Scaling a company beyond early stage growth without a strong strategic plan is analogous to running beyond a very short distance blindfolded. A lot of time and resources will likely be lost to stumbling and course-correcting with no guarantee that the company is headed in the right direction.
If you are already a believer in focusing on business fundamentals, this might sound very obvious. If you doubt the criticality of strategic planning to a fast-growth company, this section might be especially critical. Planning can be the difference between sustainably growing as opposed to a stalling growth trajectory. It also dictates a company’s exit prospects and valuation. Over-spending to mask foundational gaps in order to drive short-term growth without getting the fundamentals right is a strategic decision with ethical implications.
Importance Of Strategic Planning
Strategic Planning is a lot more effective and impactful at small- to mid-sized companies than at larger companies for several reasons. Yet, many smaller companies do not engage in this exercise or do so without enough rigor. So, it is important to align on the benefits of having a strong strategic plan and highlight the organizational risks that can be mitigated by investing in a streamlined planning exercise.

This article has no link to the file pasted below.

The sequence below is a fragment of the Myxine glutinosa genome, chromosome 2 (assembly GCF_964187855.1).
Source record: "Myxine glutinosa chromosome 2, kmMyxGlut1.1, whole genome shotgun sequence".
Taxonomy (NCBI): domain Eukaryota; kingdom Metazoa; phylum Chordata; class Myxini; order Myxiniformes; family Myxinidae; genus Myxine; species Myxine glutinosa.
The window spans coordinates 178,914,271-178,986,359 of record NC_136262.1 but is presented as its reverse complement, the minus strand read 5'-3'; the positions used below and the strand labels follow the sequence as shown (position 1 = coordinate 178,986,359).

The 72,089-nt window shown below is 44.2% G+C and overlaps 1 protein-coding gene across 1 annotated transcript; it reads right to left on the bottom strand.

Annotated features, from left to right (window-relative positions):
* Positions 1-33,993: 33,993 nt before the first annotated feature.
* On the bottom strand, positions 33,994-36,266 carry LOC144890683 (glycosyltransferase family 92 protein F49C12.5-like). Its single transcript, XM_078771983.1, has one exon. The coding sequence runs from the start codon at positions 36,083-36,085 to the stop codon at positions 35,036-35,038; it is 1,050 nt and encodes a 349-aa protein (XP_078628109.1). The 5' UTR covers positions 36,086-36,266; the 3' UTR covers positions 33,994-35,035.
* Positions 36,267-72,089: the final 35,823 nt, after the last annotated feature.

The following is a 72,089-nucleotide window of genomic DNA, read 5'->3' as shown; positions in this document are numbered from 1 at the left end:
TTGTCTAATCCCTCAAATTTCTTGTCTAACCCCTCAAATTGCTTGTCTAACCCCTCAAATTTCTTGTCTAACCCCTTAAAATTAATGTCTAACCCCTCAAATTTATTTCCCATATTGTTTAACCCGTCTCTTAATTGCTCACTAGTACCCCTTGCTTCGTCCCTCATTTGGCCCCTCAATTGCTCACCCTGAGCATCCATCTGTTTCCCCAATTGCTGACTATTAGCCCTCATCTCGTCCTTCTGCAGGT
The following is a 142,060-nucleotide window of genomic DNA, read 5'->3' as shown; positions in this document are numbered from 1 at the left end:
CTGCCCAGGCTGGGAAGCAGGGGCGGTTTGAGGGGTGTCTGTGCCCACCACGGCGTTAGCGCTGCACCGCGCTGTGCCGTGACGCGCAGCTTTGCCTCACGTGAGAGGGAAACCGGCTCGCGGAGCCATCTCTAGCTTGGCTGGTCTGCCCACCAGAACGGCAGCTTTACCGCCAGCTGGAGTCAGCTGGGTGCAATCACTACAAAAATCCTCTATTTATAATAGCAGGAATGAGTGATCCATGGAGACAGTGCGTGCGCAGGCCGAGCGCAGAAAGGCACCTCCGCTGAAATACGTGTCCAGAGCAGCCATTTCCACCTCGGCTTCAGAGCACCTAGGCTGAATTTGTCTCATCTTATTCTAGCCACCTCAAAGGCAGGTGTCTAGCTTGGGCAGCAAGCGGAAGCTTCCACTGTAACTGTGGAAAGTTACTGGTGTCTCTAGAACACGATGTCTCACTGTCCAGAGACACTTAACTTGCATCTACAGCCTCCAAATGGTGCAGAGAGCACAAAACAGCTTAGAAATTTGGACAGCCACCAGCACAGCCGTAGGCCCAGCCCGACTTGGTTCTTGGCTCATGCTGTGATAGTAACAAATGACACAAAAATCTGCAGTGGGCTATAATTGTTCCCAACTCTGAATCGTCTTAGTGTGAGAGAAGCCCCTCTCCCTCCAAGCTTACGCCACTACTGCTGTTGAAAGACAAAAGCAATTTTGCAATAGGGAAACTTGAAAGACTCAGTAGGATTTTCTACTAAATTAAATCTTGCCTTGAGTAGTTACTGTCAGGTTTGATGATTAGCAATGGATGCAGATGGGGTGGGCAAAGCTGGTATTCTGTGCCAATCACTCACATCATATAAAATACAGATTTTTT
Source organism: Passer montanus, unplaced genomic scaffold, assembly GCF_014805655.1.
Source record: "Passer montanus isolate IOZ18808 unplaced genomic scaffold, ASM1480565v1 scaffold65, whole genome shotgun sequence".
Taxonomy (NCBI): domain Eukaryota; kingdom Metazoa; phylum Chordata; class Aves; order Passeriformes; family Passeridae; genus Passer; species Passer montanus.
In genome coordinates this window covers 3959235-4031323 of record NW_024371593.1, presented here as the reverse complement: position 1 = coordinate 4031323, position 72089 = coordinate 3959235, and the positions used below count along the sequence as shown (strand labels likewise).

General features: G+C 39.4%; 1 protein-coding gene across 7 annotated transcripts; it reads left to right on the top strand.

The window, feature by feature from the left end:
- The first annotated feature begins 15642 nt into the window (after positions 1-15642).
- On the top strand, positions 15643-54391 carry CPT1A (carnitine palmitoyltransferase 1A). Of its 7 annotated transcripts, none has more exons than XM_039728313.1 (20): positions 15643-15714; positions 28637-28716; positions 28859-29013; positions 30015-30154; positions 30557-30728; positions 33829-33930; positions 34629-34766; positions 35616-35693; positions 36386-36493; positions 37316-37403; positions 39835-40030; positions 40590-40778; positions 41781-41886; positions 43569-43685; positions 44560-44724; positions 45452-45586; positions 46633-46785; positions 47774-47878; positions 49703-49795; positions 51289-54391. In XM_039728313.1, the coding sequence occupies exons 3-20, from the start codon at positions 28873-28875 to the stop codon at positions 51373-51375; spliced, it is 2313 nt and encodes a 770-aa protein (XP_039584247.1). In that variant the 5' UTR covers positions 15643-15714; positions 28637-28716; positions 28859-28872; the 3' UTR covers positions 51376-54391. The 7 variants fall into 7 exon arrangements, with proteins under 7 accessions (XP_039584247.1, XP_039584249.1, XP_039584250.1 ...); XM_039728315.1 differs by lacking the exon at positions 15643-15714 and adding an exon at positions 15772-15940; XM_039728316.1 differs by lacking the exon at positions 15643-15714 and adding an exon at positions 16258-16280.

Reason 1: Evolve strategy quickly
Strategy at small- and mid-sized companies have to be frequently reevaluated and redefined to stay ahead of evolving competitive landscape and customer needs. Staying stagnant strategically is a path to loosing market leadership. Strategic planning offers a cadence to ensure that this assessment takes place.
Reason 2: Redefine operational priorities
Operational effectiveness at small- and mid-sized companies have to be reassessed often. In-house skills necessary to execute on key initiatives have to mature over time and frontline responsibilities need to evolve very quickly as the market and the product matures. However, these decisions should not be made on an ad hoc basis; strategic planning provides a path to align these decisions with company strategy.
Reason 3: Eliminate hiring risks
Fast-growth, small- and mid-sized companies are often tempted to use linear scaling approaches to hire frontline resources (sales, engineering, etc.) and rinse-and-repeat tactics from other organizations to hire supervisors and executives. Such an approach risks one or more of the following: 1) over-staffing at senior levels, 2) misalignment between staffing and actual needs, and 3) misallocation of frontline roles to sub-par operations. Strategic planning provides a structured path to avoid these pitfalls.
Reason 4: Mature as an organization while scaling
Small- and mid-sized companies need to run major initiatives to mature as an organization and these initiatives need to align with corporate strategy. Strategic Planning ensures that all non-revenue generating, and non-product development efforts are channeled in this direction. Maturing as an organization in terms of Leadership Approach and Objective & Analytical Culture is absolutely paramount to ensure that growth can be sustained beyond just scaling in the short-term. Organizational maturity is also a prerequisite for strong exit valuation.